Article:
EDRO

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Drought and Deluge: Two Major Mechanisms of Collapse

Posted by edro on February 23, 2010

Growing Disasters, Shrinking World

Drought and Deluge Wreaking Havoc Globally

The Philippines

Philippines farmlands are drying up in the intense heat; there’s  no rain in sight. The El Niño has affected about 160,000 hectares (ha) of farmland in the country, destroying more than 200,000 MT of crops including palay, rice and corn.

“Below normal rainfall is threatening some 42,000 hectares of rice paddies in the region, with 11,000 already beyond recovery and another 21,250 damaged. The dry spell has also affected corn crops in other areas.” FEWW said.

To ensure food security, for now at any rate, the Philippines  National Economic and Development Authority (Neda) is buying 2.65 million MT of rice, mostly from Vietnam and Thailand.

Syria

Persistent Drought in eastern and northeastern Syria regions has driven about 300,000 families to urban areas in search of work, a worrying massive population displacements in Middle East in recent history. Some villages have lost about half of their population to overcrowding cities. More than 80 percent of livestock on small and medium-sized farms have died as a result of a 75-percent rise in the cost of animal feed.


A dense plume of dust [sand] swept from Syria into Iraq on February 22, 2010. This photo-like image of the dust storm [sand storm] was captured by the Moderate Resolution Imaging Spectroradiometer (MODIS) on NASA’s Aqua satellite in the early afternoon (12:30 p.m. in Syria, 1:30 in Iraq). Distinct plumes rise from many point sources in the Syrian desert. Within a few kilometers, the plumes blend into a dense cloud that completely obscures eastern Syria and western Iraq. The veil of dust is thick enough that the ground beneath is not visible, which means that people on the ground are probably getting little light from the Sun. Image Credit: NASA/MODIS/Jeff Schmaltz: Caption: Holli Riebeek.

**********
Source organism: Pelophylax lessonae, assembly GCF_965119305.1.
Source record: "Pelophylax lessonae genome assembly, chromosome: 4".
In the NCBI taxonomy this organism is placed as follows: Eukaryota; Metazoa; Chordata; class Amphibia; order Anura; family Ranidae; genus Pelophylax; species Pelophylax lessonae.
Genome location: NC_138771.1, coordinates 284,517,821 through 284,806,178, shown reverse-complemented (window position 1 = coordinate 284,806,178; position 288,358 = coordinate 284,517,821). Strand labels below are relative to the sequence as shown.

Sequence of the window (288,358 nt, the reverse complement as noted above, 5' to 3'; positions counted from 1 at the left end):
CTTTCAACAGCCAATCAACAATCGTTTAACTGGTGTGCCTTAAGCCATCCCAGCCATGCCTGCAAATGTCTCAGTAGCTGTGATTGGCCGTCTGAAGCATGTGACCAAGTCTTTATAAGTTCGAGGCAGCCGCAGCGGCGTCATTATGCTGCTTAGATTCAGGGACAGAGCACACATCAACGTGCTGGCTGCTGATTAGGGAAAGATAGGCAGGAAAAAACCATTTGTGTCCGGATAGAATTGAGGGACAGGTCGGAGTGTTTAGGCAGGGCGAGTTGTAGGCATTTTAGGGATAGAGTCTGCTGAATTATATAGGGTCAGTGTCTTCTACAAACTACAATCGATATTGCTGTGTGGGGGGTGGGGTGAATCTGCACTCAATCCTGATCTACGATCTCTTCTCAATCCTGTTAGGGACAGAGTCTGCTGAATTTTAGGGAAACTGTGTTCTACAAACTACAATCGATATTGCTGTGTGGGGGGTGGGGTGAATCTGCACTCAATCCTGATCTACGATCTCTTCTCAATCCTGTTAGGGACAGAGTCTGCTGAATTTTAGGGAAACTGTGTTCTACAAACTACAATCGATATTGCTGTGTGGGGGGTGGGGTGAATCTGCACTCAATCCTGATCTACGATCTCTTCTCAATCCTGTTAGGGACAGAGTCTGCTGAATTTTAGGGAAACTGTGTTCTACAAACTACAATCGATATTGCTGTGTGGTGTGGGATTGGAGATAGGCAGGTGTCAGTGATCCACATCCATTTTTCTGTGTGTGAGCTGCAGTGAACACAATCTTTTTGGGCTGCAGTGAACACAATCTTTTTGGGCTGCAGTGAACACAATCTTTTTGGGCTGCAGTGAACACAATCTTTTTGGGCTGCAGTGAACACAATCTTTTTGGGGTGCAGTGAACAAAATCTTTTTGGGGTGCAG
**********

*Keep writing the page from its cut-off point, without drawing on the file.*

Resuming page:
China

In China’s southwestern provinces of Yunnan and Guizhou, up to 4 million hectares of crops have been damaged by severe drought. Water shortages are affecting about 6 million people and 3.6 million livestock. Several of China’s northern provinces are also affected by the dry spell, with major signs of stress emerging in the farmlands after a 40-day drought.

Island of Madeira (Portuguese Territory)

At least 42 people were killed and 120 others injured when torrential rains ledt to massive mudslides on the Atlantic resort island of Madeira flooding the popular holiday destination and destroying about 240 homes and damaging many more. Roads and other public infrastructure were also damaged by the storm.

Spain

Heavy rains which triggered extensive flooding  in the country’s southwest province cut off access to the city of Jerez, prompting the authorities to shut down the airport.

In Tenerife, Canary Islands (Spanish Territories), strong winds and violent downpour led to deluge across the island and left at leat ten thousand homes without electricity, according to the officials.

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4 Responses to “Drought and Deluge: Two Major Mechanisms of Collapse”

  1. [...] Drought and Deluge: Two Major Mechanisms of Collapse [...]

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  3. [...] Drought and Deluge: Two Major Mechanisms of Collapse [...]

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